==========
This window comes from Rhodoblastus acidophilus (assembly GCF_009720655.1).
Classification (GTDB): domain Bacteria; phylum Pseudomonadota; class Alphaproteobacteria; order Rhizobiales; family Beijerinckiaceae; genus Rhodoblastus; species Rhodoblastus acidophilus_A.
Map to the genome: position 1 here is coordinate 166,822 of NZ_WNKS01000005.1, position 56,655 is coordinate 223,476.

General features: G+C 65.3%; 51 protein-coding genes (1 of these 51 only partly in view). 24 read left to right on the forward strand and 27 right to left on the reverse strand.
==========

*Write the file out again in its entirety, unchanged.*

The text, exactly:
This window comes from Rhodoblastus acidophilus (assembly GCF_009720655.1).
Classification (GTDB): domain Bacteria; phylum Pseudomonadota; class Alphaproteobacteria; order Rhizobiales; family Beijerinckiaceae; genus Rhodoblastus; species Rhodoblastus acidophilus_A.
Map to the genome: position 1 here is coordinate 166,822 of NZ_WNKS01000005.1, position 56,655 is coordinate 223,476.

General features: G+C 65.3%; 51 protein-coding genes (1 of these 51 only partly in view). 24 read left to right on the forward strand and 27 right to left on the reverse strand.